I wanted to share this little trick I use when I get stuck on a painting. It really helps me get past any road blocks.
What do you do when you feel stuck with your work?
I get a lot of people asking me whether they should sign their art. Whether they should sign it on the front or the back and how big or small or maybe even not at all.
So there are no rules. This is a relatively minor thing but still naming the maker of the art is important. Especially for the artist.
Let me back up a little and talk about how I like to think about pictures, art, that people make. I feel it needs to be authentic. It wants to be as much like that artist as possible.
If most artists are anything like me, that end result, the final stages of the painting will always be scrutinized by the artist to see if anymore anything can be added to convey more strongly whatever is there. Can I make this more like I want it? What could I add or take away that could convey that feeling better?
Now, that same scrutiny needs to be applied to where and how a signature is added to the art.
Can it be added in such a way that it doesn’t take away from that original. idea being construed? So let the art determine how loud or quiet the signature will be. I tend to make mine more second reading. I don’t want to distract from what is going on in my painting.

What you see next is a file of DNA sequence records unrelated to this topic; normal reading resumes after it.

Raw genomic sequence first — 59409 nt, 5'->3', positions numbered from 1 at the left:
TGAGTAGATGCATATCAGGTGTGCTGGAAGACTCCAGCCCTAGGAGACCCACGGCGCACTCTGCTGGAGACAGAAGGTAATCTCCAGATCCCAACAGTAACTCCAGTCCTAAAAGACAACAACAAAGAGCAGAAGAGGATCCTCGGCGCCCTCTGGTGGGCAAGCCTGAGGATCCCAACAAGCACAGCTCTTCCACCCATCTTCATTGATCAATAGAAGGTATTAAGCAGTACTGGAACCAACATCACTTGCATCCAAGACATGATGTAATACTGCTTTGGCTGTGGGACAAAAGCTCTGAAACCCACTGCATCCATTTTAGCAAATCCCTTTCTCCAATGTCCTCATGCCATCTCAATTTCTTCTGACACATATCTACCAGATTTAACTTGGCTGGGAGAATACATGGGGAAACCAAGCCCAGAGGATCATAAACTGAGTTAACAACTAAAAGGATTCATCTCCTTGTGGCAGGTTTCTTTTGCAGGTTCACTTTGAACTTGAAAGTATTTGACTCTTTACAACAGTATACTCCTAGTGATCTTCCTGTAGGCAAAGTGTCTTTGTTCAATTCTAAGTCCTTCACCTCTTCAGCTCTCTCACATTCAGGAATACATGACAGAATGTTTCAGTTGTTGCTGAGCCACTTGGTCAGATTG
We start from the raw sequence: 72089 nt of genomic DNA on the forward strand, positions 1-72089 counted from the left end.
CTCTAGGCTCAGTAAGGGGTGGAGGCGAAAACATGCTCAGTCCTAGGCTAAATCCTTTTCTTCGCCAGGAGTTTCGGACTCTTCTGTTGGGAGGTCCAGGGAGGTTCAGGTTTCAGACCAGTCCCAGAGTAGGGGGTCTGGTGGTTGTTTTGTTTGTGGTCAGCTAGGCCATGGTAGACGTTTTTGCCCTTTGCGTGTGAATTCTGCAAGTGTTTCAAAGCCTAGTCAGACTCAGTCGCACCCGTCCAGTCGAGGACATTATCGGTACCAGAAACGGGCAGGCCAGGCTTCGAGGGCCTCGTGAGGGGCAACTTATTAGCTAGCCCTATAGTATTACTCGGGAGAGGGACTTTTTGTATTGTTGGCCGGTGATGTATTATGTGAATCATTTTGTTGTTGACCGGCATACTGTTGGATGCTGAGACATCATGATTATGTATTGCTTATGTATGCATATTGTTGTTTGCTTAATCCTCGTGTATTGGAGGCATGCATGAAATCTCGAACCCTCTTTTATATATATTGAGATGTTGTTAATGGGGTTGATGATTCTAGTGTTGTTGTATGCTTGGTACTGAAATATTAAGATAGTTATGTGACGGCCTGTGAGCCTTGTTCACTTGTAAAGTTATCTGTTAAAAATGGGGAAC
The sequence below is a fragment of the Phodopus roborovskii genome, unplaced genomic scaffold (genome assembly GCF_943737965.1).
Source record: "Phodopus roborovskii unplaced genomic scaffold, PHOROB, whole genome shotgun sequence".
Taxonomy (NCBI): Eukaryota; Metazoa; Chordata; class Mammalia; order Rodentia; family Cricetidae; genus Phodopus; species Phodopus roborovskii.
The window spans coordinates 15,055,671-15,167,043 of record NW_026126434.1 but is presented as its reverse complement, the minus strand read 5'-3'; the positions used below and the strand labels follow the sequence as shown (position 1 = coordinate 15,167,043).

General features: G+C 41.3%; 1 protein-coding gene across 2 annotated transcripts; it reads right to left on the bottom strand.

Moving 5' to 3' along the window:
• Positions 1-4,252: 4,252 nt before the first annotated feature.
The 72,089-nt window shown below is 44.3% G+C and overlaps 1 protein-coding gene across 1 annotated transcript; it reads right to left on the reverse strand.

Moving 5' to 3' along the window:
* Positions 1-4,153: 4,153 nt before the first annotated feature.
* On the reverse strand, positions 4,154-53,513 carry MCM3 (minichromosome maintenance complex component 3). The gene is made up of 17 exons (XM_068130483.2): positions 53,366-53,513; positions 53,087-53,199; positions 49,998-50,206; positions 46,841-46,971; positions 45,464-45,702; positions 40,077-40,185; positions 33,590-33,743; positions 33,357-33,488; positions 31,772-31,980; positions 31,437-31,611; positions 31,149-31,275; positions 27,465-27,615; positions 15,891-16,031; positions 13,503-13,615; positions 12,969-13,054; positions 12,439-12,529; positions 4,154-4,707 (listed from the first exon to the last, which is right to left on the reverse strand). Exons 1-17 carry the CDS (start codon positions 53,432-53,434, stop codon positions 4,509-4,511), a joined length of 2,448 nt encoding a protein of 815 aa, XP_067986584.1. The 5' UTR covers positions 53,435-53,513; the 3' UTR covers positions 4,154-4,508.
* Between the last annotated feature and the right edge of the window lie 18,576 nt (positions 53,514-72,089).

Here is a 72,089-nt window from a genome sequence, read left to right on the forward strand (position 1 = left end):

But however you sign your art, just realize that your signature is a visual addition that can be barely noticeable or hugely distracting.
If the signature is super big, then the painting might suddenly become more about your signature. You might want this. And that too is ok. All I am saying is to be aware of the visual impact of your signature. It is part of the art, not separate, once placed on the front of your work.
Here is what I do:
I sign my last name, usually on the bottom front of all my original art.
Then on the back I write, with a black permanent felt pen (a fine point sharpee)
the following 7 things:
1. My full name
2. The title
3. The size
4. The materials
5. The date
6. A 4 digit unique image code
7. My website
I add these 7 items on the back so I don’t have to ever spend time answering the questions that come up if I don’t. I just say all the information is on the back of the painting. I also want to make it easy for people who see my art, to find me.